Everything is ok on YouTube! Quality assessment of YouTube videos on the topic of phacoemulsification in eyes with small pupil
Kükner, Amber Şenel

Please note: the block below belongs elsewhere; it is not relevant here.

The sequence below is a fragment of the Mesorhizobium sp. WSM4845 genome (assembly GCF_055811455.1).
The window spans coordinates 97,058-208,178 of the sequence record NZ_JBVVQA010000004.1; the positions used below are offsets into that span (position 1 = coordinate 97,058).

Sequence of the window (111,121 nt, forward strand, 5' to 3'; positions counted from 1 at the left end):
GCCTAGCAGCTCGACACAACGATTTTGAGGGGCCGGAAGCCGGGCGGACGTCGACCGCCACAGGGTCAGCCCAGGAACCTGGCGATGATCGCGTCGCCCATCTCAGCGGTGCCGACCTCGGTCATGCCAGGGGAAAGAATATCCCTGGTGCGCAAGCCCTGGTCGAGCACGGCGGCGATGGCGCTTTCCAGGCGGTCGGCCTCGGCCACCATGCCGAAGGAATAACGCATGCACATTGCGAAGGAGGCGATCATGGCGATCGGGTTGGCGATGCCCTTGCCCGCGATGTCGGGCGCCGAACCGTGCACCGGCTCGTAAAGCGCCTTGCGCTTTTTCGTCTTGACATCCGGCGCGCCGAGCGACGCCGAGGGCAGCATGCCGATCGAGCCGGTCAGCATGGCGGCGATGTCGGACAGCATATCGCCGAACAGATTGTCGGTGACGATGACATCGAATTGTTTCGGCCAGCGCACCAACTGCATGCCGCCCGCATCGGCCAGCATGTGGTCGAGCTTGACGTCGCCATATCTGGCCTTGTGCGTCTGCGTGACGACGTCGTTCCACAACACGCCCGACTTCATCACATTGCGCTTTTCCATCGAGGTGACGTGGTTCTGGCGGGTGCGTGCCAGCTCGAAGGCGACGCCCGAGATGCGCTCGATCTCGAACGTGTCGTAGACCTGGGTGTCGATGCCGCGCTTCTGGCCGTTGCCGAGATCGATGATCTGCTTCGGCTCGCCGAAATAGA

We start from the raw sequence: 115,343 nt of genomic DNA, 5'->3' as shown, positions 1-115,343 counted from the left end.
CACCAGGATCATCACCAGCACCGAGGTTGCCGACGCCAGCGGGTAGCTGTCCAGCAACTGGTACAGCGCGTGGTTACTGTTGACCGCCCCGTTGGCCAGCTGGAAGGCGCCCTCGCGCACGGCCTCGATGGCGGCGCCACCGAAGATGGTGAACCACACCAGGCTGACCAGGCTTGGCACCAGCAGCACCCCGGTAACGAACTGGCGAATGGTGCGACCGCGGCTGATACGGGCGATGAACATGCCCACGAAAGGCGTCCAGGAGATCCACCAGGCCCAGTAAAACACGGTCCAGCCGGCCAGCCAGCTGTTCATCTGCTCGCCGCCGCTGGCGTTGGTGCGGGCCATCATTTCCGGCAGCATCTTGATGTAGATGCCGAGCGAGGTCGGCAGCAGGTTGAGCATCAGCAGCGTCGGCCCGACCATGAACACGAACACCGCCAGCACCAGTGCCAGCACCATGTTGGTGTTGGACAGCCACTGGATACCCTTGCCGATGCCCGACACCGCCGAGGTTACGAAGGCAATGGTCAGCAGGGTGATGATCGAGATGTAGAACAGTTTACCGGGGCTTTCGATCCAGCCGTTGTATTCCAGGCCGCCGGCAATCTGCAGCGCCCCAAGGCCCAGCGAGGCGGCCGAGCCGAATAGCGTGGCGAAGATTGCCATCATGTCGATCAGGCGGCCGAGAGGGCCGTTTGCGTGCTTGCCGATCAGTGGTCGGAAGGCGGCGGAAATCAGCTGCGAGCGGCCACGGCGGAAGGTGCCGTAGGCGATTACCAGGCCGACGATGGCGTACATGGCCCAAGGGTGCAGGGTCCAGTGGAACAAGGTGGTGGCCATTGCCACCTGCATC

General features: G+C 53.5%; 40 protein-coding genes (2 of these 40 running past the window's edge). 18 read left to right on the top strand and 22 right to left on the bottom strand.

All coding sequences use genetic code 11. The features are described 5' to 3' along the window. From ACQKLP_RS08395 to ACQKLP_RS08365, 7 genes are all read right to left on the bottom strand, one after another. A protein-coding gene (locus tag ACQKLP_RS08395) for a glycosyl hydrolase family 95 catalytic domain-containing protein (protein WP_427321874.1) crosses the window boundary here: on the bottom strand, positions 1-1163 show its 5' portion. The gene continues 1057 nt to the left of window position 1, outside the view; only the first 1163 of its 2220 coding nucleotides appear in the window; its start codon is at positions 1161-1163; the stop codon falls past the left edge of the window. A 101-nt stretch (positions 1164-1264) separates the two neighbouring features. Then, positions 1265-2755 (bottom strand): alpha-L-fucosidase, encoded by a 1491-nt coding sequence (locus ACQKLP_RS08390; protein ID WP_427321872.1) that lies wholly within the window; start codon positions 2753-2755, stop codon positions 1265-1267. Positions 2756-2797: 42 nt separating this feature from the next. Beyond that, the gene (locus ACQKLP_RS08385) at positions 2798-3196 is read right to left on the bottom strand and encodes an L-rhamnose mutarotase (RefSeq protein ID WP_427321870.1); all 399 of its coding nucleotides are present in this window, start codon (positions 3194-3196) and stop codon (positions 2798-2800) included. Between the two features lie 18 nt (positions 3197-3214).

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Objective Usage of YouTube as an educational tool is gaining attention in academic research. To date, there has been no study on the content and quality of eye surgery videos on YouTube. The aim of this study was to analyze YouTube videos on phacoemulsification in eyes with small pupil.MethodsWe searched for the phrases small pupil cataract surgery, small pupil phacoemulsification, small pupil cataract surgery complications, and small pupil phacoemulsification complications in January 2015. Each resulting video was evaluated by all authors, and Krippendorff's alpha was calculated to measure agreement. Videos were classified according to pupil size (small/very small) in the beginning of the surgery, and whether pupillary diameter was large enough to continue surgery safely after pupillary dilation by the surgeon in the video (safe/not safe). Methods of dilatation were also analyzed. Any stated ocular comorbidity or surgical complications were noted.ResultsA total of 96 videos were reviewed. No mechanical intervention for pupillary dilatation was performed in 46 videos. Fifty-eight operated eyes had no stated ocular comorbidity. Ninety-five operations ended successfully without major complication. There was fair agreement between the evaluators regarding pupil sizes (K=0.670) but poor agreement regarding safety (K=0.337).ConclusionsYouTube videos on small pupil phacoemulsification have low complication rates when compared to the literature, although no reliable mechanical dilatation methods are used in almost half of these videos. Until YouTube's place in e-learning becomes clearer, we suggest that viewers be cautious regarding small pupil phacoemulsification videos on YouTube.